How far would you go to see a bit of lost, nearly-forgotten military history?
Buried in the backwoods of the Pacific Northwest is an assortment of shelters which have laid dormant for decades. For those willing to explore a bit beyond their comfort zone—down dusty dirt roads, through dense forests and around metal gates with ominous sayings like ‘STOP’ stretched across them—these cement structures are reminders of a world once filled with fear. Looming over inlets and waterways throughout the region, the fortifications and armaments of the inter-war period are now time capsules for the curious, assuming you know where to look.
We’ve found a few over the years—rumbling down old roads and along slow single-track trails aboard our dual-sport motorcycles. Although a friend had shown us the way to a few he had found, he certainly wouldn’t hand over a map or tell us where to find some of his favorites. Instead, he suggests that some things are best left discovered on your own. I couldn’t agree more. While a finger pointed in the general direction of these long-forgotten structures is often necessary, much more than a ‘just go this way’ can spoil the fun. So once again, like years passed, Kyra and I mounted our thumpers and wandered off into the woods in hopes of stumbling across something wonderful.
Exploration and adventure go hand-in-hand. Forks in the road inevitably lead you towards achieving the latter, assuming you’re willing to accept the risks. Maybe you’ll waste a whole weekend wandering aimlessly about, or maybe you’ll turn a corner and be surprised to see something you didn’t even know you were looking for. Here, in the Northwest, the Forest Service and logging roads can leave you lost for days, twisting and turning towards mountain tops and through stretches of thick forest you’d think otherwise impassable. You must remember, though, these fortifications were built by man. Which means there will always be ways to find what you’re after because someone’s been there before you. Even if it was 80 years ago.
With our fuel tanks full and bellies bloated from a terrible breakfast sandwich aboard the ferry from Seattle to Bainbridge, we set off. Camping kit strapped to our tails and just enough layers to keep us warm when the sun settled into the trees and long shadows cast a cold chill across our chests. The first few nights were spent along an old logging road, our tents pitched in a clearing home to countless long-legged spiders and other slimy critters that call the Peninsula home. We turned off the highway at every opportunity, disappearing down dirt roads, our fenders aimed upwards toward the hillsides and slopes that edge the Pacific Ocean. We failed to find anything, though. Nothing new. Just fast gravel and big smiles from throttles wicked all the way open. My father was with us for a few nights but had to head home early. We, instead, took the long way back, over a small range to a little café for ice cream and lunch. Then back again, to the highway for a spell, before turning off towards a bunker we’d been to before.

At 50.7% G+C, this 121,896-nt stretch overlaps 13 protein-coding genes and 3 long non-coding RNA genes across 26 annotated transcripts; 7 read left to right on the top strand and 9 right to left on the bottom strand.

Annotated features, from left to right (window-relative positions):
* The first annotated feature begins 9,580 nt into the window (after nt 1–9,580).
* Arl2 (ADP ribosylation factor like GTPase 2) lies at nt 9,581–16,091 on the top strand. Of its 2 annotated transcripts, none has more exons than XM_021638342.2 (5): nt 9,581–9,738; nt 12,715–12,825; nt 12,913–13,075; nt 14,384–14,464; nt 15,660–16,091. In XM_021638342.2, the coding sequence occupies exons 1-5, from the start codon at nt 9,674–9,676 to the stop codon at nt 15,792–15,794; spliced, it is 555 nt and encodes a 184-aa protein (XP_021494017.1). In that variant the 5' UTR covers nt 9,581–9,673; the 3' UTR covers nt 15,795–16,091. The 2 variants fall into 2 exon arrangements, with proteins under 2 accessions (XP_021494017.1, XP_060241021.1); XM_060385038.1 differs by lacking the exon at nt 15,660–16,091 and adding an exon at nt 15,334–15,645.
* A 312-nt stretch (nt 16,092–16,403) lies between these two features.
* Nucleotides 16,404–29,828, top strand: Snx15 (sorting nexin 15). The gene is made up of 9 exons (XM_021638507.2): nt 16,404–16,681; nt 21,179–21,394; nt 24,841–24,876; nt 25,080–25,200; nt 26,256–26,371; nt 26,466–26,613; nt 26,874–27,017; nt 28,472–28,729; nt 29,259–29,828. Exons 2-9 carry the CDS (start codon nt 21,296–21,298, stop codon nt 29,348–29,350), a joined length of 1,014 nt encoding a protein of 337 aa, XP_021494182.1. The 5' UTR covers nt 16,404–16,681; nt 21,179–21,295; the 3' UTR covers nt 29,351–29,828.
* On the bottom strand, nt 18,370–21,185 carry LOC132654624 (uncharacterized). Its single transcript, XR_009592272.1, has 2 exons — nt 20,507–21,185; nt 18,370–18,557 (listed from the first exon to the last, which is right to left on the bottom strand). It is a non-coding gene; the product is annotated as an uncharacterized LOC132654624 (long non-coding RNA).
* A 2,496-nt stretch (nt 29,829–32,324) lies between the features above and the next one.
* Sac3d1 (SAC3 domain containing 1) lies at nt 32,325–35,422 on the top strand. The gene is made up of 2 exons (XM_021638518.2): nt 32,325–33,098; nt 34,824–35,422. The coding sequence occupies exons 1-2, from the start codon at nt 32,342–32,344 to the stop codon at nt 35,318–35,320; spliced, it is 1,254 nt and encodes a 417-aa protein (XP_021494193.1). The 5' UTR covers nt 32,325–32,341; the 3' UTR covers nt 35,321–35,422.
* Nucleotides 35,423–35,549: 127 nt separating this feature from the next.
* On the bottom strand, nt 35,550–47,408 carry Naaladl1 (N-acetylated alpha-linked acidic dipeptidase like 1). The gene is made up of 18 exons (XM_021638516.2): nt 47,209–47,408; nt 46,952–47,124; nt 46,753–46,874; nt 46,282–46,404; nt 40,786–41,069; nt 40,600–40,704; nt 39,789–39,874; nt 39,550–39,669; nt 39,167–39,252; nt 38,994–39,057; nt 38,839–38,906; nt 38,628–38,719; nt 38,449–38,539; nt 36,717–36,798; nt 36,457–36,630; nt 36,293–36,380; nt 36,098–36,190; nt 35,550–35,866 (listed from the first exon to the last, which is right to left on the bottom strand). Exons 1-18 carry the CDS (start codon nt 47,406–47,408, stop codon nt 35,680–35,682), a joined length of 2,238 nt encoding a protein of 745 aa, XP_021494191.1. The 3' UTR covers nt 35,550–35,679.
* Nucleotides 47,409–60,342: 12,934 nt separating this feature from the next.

Sitting some 300 feet above the Strait of Juan De Fuca, we believe this cement shelter was built sometime between the two great wars. A sense of preparedness had overtaken the area, and measures were taken to protect the sole waterway which leads to its largest city and seaport. We’re not sure, though. What I do know, however, is that this particular bunker is accessed only by breaking a few laws, turning off a well-trodden trail and following your instincts up, riding narrow single-track deep into the woods. The brush had grown quite a bit since the last time we were there, forcing us to stop from time to time in order to clear the trail ahead of us. Kyra, unable to see the obstacles in front of her, hit a rather large washout at speed sending her off the seat and into a bramble bush. I, too, had an off-bike-experience of a similar nature, being bucked off my DR-Z by an unseen root system. Ultimately, though, we clawed our way to the top, where a rectangular cement doorway beckons you in. Of all the bunkers and fortifications we’ve come across, this one is the most spectacular. Not for its size or sophistication, but for the view it affords you.
We’ve had plenty of people ask where they are, these bunkers. How they might find them, or if they’re easily accessible. If we’re friends, I might show you someday, one, or maybe two of those which we’ve discovered. But for anyone else, we’ll point our fingers towards the coastline and perhaps mutter something like ‘they’re out that way.’ Because some secrets are worth keeping.